A Blended Approach To Default Management

Written by John Clapp
on June 10, 2010 No Comments
Categories : Blog View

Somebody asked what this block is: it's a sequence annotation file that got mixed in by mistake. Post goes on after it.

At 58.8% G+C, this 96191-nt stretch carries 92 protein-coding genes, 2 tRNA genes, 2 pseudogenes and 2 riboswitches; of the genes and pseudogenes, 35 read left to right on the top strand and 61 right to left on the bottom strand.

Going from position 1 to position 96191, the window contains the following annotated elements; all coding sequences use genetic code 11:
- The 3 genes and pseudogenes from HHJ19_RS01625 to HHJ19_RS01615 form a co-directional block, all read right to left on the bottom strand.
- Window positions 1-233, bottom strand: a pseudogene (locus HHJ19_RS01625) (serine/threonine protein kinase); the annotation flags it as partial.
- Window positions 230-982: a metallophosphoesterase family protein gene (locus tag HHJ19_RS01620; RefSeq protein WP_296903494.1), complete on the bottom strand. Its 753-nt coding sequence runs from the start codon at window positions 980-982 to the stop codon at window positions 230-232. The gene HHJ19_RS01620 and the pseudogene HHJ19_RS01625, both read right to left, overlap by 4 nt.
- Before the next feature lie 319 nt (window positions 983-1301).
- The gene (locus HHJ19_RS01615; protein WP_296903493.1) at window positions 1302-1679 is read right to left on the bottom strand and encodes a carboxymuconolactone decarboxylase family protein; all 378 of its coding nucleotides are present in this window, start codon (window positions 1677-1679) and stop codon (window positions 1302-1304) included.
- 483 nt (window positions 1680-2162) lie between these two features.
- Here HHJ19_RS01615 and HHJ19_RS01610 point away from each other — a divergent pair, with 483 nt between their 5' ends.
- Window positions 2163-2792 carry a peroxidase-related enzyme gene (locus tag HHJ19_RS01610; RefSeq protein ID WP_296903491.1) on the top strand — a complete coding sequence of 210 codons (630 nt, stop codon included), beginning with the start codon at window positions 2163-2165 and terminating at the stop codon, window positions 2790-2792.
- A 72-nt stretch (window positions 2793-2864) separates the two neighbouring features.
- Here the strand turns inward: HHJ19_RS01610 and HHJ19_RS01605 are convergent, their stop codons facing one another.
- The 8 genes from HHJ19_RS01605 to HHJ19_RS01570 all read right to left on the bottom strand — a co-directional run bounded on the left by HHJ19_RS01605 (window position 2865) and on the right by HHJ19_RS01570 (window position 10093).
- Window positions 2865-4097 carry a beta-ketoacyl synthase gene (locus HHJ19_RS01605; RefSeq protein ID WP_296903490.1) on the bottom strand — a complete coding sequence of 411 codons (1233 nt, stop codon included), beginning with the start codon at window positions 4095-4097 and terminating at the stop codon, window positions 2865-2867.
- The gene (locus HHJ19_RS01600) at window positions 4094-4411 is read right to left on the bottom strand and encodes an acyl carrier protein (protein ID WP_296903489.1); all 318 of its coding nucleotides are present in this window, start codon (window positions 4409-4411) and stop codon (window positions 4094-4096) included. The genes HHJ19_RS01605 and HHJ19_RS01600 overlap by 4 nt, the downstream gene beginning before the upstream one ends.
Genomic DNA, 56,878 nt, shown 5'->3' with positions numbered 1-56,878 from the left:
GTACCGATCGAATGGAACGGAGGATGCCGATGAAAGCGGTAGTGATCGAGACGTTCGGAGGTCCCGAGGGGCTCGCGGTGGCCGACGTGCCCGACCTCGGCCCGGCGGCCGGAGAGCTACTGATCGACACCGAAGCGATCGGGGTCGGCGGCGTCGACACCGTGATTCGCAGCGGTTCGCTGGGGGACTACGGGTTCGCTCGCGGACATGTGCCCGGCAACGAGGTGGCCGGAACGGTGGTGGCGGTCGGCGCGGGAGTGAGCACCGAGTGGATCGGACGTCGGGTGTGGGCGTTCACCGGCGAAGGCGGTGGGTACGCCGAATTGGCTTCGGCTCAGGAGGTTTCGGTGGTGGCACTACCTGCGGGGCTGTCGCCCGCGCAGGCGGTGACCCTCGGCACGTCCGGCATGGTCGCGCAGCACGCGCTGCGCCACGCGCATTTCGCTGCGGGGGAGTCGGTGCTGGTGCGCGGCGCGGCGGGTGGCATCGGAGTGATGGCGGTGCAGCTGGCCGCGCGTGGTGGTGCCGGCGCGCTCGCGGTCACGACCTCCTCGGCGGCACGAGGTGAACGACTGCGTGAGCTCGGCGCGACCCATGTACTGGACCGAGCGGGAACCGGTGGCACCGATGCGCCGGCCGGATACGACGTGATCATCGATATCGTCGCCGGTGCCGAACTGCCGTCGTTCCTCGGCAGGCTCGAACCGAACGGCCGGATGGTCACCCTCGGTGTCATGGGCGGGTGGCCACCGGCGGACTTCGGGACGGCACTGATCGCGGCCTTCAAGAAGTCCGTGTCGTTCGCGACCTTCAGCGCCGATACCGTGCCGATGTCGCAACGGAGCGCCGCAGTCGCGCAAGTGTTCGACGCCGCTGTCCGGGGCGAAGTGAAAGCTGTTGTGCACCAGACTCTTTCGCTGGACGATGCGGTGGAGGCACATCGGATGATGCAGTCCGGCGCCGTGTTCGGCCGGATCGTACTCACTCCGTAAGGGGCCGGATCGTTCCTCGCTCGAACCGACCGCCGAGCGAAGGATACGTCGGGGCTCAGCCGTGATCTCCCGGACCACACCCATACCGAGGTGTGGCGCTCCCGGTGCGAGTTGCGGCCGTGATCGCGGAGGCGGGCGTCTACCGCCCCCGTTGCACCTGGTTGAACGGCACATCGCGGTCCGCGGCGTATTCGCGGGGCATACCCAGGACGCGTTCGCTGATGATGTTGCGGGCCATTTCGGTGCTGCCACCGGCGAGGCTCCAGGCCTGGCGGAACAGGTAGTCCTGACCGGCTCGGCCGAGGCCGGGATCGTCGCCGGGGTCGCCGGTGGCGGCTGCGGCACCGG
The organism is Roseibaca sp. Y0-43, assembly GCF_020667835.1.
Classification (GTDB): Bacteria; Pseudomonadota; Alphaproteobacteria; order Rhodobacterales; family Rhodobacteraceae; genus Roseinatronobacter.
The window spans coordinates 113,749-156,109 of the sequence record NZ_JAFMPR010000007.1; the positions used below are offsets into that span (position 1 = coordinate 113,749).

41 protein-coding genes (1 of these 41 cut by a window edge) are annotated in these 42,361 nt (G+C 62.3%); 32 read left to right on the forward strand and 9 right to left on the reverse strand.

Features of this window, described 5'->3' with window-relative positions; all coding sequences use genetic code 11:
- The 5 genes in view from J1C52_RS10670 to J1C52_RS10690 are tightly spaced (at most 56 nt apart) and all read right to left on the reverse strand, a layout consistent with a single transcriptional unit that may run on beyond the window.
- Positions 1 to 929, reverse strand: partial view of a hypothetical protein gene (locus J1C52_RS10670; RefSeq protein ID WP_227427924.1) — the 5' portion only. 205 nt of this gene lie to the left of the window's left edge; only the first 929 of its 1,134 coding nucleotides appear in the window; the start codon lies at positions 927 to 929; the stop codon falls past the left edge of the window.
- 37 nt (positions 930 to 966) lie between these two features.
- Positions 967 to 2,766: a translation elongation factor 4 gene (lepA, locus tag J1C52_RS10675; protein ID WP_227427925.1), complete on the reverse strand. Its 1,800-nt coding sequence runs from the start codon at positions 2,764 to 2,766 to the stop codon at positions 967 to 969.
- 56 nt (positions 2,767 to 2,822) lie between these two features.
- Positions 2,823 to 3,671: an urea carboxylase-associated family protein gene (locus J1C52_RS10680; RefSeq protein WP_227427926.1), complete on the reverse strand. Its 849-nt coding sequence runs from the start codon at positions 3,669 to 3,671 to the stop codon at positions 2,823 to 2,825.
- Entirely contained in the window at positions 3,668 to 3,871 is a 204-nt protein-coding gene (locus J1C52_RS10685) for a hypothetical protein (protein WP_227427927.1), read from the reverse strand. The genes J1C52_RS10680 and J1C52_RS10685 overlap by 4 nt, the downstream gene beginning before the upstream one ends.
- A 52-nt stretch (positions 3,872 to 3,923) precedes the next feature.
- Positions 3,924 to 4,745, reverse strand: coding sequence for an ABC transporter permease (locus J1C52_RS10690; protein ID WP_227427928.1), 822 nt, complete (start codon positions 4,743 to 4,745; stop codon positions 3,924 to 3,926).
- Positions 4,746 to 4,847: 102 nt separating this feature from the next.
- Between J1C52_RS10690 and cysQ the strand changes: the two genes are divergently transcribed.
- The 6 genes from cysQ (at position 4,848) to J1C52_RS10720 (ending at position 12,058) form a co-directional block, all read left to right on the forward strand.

BLOG VIEW[/u]:[/b] [b]One of the main editorial topics featured in the upcoming July 2010 edition of [i]Servicing Management[/i] is default outsourcing.[/b] In the issue, the topic will be explored from two angles. The first is an article that deals with compliance issues surrounding field services. Given that last week's high-profile (and high-cost) settlement between the Federal Trade Commission and Bank of America was partly related to Countrywide's property inspection and preservation practices, this article feels particularly timely. A second piece in the July issue surveys specialty servicers on what they're seeing in their niched sector of the servicing space. But despite all the ink devoted to default outsourcing, I'd like to share two examples of servicers that have successfully brought in-house property valuations and in-person borrower contact – functions that are often outsourced. BridgeLock Capital is a private loan servicer based in Woodland Hills, Calif. The company, whose geographic footprint primarily covers California, Arizona and Nevada, has taken to performing distressed-property valuations internally. According to Scott Sawyer, senior vice president of servicing, BridgeLock Capital has been opting for desk reviews instead of appraisals, automated valuation models or broker price opinions (BPOs) for about three years. The operational shift began on the origination side, where the company was using desk reviews as a means for auditing valuations tied to home equity lending, and eventually moved over to servicing. What the BridgeLock Capital valuation staff found was that the BPOs they were using were largely insufficient. On a dollar amount, BPOs were 25% to 30% off the values generated by the company's in-house team. ‘We found the discrepancies weren't that comps weren't accurately documented,’ Sawyer begins. ‘It was that nobody took the time to look at the facts, such as that the house would need a new roof in six months, or that the property had wood rot.’ In another instance, the company contracted with a broker to perform a BPO on a vacant property. When the report was delivered, the end value given on the property appeared unrealistically high. BridgeLock Capital's staff, in turn, decided to investigate the property. ‘You could see the inside of the property was basically gutted, and none of that information came over in the BPO,’ Sawyer explains. ‘So, it was literally a drive-by, snap-a-picture-out-the-window BPO.’ While appraisals generally allow for much greater detail than BPOs, ‘even some of those were coming back with outdated comp information,’ Sawyer adds. Desk reviews have worked out ‘extremely well’ for the company's default operations, he concludes. A second example of a servicer bringing default functions in-house is Fifth Third's utilization of door-knocking services. While the bank does use a third party for in-person borrower contact in markets where it doesn't have a high concentration of troubled loans, other markets – like Florida – call for a more intensive approach. And for Fifth Third, that means turning to internal staff, explains Jon Meade, vice president of loss mitigation. ‘Door-knocking's been a win, even with the third party,’ he says, ‘but our performance on our internal process has had better success.’ The comparison is not apples-to-apples, he cautions. Fifth Third's agreement with its door-knock company limits the service provider's outreach opportunities to three home visits (once on a weekday, once on a weeknight and once on the weekend). Fifth Third's field staff, on the other hand, are salaried employees who are instructed to keep returning to a property until (a) the loan becomes current, (b) the borrower tells them to stop or (c) the property goes into foreclosure. With the higher number of allowable visits, however, comes a better contact rate, Meade says. ‘A lot of our analysis is applied comparing dollars spent to credit loss value,’ he says. ‘If I spend $100,000 on an outreach program, and I can show that $100,000 yielded $1 million saved, that's smart money. With our field staff, we're getting a payback of that and then some.’ – John Clapp, editor, [i]Servicing Management[/i] [i](Please address all comments regarding this column to clappj@sm-online.co

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